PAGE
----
John Seymour [was born on September 28, 1848, and] came from Colonial stock, his earliest ancestors in this country being found among the first settlers of Hartford, Connecticut. The first years of his life were spent at Whitney's Point, New York, his schooling being in the common schools and the Whitney's Point Academy. After graduating from Yale College and then studying law at the same institution, he returned to the place of his ancestors in Connecticut and there took up the practice of law in Norwalk. He held a number of prominent positions in that state before he was appointed Commissioner of Patents by President Cleveland during the latter's second administration.
The chief characteristic of his administration of the Patent Office was his sweeping change in the Rules of Practice. Mr. Seymour was a man of strong conviction and, believing a reform of procedure necessary, did not hesitate to eliminate bodily almost two thirds of the rules formerly in use. In place of the conventional book containing about 229 rules, at that time well known to the Office force and patent profession, he introduced near the close of his term a manual containing only 88 rules. Many pages contained only a recitation of the statutes. This practice apparently led to less exactness in the standards followed in the prosecution of cases within the Office and permitted a more liberal range to inventors in the preparation of their applications.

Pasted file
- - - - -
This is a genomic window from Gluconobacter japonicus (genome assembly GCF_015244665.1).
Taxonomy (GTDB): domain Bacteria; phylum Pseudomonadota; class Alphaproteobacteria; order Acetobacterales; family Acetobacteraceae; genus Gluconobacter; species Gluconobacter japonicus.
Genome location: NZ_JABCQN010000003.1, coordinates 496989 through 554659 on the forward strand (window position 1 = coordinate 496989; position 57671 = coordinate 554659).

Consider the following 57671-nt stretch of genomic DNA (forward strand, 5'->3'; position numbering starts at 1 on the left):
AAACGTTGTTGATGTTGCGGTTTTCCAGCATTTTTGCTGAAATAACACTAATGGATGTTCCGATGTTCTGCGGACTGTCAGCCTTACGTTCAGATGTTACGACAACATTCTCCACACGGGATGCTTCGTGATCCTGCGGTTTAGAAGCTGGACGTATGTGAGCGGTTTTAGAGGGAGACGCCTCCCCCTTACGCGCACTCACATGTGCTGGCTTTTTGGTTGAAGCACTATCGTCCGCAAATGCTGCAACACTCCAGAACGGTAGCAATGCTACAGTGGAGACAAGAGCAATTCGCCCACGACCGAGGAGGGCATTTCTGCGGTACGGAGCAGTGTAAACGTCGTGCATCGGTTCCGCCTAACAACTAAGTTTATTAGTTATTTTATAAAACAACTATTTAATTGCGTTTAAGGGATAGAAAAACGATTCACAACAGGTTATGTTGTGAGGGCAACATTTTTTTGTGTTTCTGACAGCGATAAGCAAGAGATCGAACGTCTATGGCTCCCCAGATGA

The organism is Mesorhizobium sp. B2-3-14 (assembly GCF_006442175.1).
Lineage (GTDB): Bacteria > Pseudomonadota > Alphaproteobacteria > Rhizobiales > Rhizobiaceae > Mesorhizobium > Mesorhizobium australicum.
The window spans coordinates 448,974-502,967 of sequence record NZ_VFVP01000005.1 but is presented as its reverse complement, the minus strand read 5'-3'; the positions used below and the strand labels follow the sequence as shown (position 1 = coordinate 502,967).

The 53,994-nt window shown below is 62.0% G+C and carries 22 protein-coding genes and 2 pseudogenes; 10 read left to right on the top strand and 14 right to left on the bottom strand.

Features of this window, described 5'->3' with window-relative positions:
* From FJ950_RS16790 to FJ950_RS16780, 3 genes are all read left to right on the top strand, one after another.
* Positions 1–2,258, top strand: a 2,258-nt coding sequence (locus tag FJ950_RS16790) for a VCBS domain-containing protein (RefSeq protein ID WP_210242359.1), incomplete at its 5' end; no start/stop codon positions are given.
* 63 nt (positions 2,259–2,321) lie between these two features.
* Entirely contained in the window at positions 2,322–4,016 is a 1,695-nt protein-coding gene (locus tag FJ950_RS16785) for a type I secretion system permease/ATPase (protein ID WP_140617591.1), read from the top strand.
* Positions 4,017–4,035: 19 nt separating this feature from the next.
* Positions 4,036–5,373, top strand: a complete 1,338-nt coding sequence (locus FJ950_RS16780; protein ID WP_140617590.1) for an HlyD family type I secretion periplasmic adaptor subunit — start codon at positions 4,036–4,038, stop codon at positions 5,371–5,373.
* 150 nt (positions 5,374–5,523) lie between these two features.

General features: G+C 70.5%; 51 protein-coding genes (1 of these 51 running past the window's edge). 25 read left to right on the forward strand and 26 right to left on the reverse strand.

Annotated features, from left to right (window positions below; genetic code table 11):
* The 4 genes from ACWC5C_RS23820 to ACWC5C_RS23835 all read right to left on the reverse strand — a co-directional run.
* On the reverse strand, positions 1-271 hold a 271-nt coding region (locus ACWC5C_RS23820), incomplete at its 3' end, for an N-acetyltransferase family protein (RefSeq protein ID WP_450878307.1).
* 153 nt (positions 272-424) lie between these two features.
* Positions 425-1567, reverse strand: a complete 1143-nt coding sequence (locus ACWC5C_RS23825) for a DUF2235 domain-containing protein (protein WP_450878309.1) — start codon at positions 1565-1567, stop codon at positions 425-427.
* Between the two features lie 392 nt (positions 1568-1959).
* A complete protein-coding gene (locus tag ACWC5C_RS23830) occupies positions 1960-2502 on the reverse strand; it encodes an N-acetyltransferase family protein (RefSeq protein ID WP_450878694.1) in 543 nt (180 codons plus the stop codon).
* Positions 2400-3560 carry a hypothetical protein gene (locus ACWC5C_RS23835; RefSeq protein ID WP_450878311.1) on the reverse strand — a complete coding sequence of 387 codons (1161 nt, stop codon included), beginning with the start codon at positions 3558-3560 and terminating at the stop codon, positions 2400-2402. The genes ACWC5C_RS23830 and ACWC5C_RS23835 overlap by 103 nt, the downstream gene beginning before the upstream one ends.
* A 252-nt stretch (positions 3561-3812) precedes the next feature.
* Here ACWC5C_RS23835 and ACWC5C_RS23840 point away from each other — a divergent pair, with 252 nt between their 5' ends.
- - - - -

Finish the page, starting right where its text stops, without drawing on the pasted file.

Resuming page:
After completing his term as Commissioner of Patents in Washington, Mr. Seymour returned to New York, the state of his birth, to resume the practice of law in New York City where he formed a partnership.
In 1926 he was incapacitated by a stroke, and after a long illness he died on June 16, 1931, at the age of 83.
*Republished with permission of the Patent and Trademark Office Society from the article Biographical Sketches of the Commissioners of Patents, 18 J.P.O.S. 145 (1936). The United States Patent and Trademark Office is grateful for the Society’s assistance.